/etc/init.d/php5-fpm restart

You should now have a /tmp/php5-fpm.sock file that belongs to the www-data user with permissions of 0660.

In the Apache 2 configuration, replace the line that starts FastCgiExternalServer with:

FastCgiExternalServer \
   /usr/lib/cgi-bin/php5-fcgi \
   -socket /tmp/php5-fpm.sock \
   -pass-header Authorization

and restart the Apache server.

Elegant Restart

With mod_php, to apply changes to the PHP configuration, you must restart the Apache server. Any active users experience a disconnect and see an error message. PHP-FPM does not require a restart: You can modify the configuration on the fly. This is especially useful if you want to increase the number of interpreters in the pool or add more pools. For new incoming requests, PHP-FPM then starts new processes with the updated configuration. The processes for existing requests complete their work before PHP-FPM terminates them. For a graceful restart of this kind, enter:

/etc/init.d/php5-fpm reload

As mentioned,

/etc/init.d/php5-fpm restart

triggers a conventional restart of PHP-FPM.

Minute Taker

PHP-FPM can record the requests processed by a pool for diagnostic purposes. To make it do this, add the following the line to the appropriate pool configuration file (e.g., the simple pool configuration file in Listing 1):

access.log = /var/log/$pool.access.log

The logfile name follows the equals sign. PHP-FPM replaces the $pool placeholder with the name of the pool. By default, the protocol stores the IP address, username, (server) time, request method, requested address (URI), and the returned status code. However, PHP-FPM can also log the much more interesting execution time, CPU load, and query string.

Thus, you will want to collect all of this interesting information with an additional line,

access.format = \
   "%R - %u %t \"%m %r%Q%q\" \
   %s %f %{mili}d %{kilo}M %C%%"

As its cryptic structure suggests, you can define the protocol structure as in Apache; the letters are placeholders for the corresponding information. The comments in the example file that comes with the distribution reveal which placeholder stores what information.

Whereas the default access log records all the requests (Figure 6); the slow log records requests for which the PHP interpreter took too long. PHP-FPM keeps a slow log for a pool if you add the following line to the associated configuration file,

This access log shows standard information at the top and details of the requests below.
Figure 6: This access log shows standard information at the top and details of the requests below.
slowlog = /var/log/$pool.log.slow

where $pool stands for the pool name. The line

request_slowlog_timeout = 30s

defines how long processing a request must take to be regarded as too slow. In this case, PHP-FPM will add the request to the slow log if the PHP interpreter has not returned a response after more than half a minute (Figure 7). As an alternative to s for seconds, you can also state the time in minutes (abbreviation m ), hours (h), and days (d).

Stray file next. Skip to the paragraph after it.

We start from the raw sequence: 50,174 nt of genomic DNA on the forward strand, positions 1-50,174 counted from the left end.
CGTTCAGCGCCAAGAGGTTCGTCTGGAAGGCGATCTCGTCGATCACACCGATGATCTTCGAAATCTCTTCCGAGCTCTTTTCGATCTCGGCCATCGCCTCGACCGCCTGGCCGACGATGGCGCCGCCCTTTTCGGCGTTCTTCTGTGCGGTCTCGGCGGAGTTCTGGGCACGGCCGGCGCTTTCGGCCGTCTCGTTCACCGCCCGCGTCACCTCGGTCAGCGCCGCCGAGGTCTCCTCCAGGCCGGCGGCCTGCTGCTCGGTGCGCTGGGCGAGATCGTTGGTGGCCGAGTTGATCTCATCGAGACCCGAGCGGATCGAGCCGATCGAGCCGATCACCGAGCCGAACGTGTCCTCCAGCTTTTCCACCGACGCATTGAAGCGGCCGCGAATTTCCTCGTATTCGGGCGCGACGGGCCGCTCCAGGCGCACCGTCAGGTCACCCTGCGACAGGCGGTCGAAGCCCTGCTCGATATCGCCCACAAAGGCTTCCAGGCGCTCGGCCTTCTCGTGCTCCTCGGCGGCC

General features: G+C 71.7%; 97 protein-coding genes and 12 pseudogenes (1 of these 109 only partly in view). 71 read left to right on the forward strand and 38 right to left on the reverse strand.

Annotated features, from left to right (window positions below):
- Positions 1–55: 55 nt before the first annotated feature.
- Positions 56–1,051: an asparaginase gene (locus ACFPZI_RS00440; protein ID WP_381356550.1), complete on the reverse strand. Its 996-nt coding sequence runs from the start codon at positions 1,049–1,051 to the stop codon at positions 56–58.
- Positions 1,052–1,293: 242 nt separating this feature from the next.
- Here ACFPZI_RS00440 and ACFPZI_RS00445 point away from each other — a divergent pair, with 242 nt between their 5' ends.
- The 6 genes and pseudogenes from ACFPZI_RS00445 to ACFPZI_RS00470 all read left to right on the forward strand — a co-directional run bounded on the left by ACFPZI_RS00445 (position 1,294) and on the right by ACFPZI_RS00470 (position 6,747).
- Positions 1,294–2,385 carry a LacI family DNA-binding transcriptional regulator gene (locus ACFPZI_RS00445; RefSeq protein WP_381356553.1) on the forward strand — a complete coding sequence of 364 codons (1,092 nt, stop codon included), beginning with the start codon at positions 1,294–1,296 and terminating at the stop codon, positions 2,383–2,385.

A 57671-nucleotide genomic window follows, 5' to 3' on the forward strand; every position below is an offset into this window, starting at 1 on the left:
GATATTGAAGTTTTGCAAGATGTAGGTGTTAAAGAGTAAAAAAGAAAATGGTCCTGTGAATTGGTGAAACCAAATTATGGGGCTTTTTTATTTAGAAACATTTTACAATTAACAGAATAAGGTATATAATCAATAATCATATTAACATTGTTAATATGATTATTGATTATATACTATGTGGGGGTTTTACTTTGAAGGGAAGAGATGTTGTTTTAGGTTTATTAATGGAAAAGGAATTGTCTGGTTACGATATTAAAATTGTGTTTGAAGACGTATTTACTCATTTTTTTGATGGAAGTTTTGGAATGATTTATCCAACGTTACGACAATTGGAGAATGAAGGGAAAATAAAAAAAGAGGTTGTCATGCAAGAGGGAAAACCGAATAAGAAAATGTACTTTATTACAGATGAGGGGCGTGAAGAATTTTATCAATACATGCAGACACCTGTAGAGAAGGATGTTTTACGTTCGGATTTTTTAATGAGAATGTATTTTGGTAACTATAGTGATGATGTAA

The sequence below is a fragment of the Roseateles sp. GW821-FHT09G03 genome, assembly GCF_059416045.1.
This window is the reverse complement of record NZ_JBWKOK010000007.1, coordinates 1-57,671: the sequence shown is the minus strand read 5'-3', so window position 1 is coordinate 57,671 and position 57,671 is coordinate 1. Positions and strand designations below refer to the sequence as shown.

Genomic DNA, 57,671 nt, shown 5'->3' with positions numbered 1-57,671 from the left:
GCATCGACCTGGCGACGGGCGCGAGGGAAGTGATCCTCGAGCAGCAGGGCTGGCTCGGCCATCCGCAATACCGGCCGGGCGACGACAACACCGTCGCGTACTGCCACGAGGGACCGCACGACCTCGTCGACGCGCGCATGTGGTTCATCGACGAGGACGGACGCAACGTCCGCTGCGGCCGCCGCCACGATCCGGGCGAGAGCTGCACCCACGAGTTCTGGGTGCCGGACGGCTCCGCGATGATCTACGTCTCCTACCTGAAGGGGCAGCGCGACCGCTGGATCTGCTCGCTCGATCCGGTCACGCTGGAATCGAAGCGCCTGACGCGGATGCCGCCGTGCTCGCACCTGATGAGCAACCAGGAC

As this slow log reveals, a sleep() statement in info.php is preventing expeditious processing of the request.
Figure 7: As this slow log reveals, a sleep() statement in info.php is preventing expeditious processing of the request.

PHP-FPM records internal problems and errors in /var/log/php5-fpm.log by default. The php5-fpm.log file is also where you will find information on faulty configuration files.


If you are interested in web server security, you can banish all interpreter processes in a pool to a chroot jail; just put the line

chroot = /my/jail

in the pool configuration file. The equals sign is followed by the absolute path to be used as the new root directory for the processes – in this example /my/jail.

To query the current pool health via a special URL, add the following line to the pool configuration (from Listing 1):

pm.status_path = /status

Among other things, http://www.example.com/status tells you whether the processes in the pools are currently running and the number of requests to which these processes have responded. By default, PHP-FPM returns this information as plain text. However, you can wrap the information in HTML or XML by simply adding ?html or ?xml to the URL. With the following command:

ping.path = /ping

you can check whether the pool is running in http://www.example.com/ping. In this case, PHP-FPM responds with a simple pong. A word of caution: This is precisely the kind of information leak that attackers look for; thus, you will want to disable this function in production use, or at least restrict access by the web server.

Emergency Stop

If an interpreter process takes too long to complete a PHP script, PHP-FPM automatically terminates it. You can define the number of seconds for this in the /etc/php5/fpm/php-fpm.conf configuration file by adding the line:

process_control_timeout = 10s

In this case, if a process does not respond for 10 seconds, PHP-FPM terminates it automatically. Again, you can use the abbreviations m for minutes, h for hours, and d for days.

Parallel Processing

PHP-FPM provides a new PHP function called fastcgi_finish_request(). As its name implies, fastcgi_finish_request() exits the request, but the script continues to run in the background. An example of a practical application for this technique is given in Listing 3; however, fastcgi_finish_request() only exists in PHP-FPM; other PHP interpreters will not run the script.

Listing 3: fastcgi_finish_request()

01 <?PHP
02 //...
04 if(!is_file('preview.png'))
05 {
06   echo "Creating a preview, please re-load after 10 seconds";
07   // Terminate request...
08   fastcgi_finish_request();
09   // ... but still continue processing this:
10   create_preview();
11 }
12 else show('preview.png');
14 //...
16 ?>


PHP-FPM enhances security and scales well, although its approach does not automatically accelerate delivery times, compared with the conventional FastCGI interpreter.

The impressive figures published on the Internet usually pertain to comparisons of Apache 2 with mod_php to the combination of a small and lean web server such as Nginx with PHP-FPM.

If you want to accelerate the response speed for your PHP-FPM configuration, it is important to carry out additional optimizations.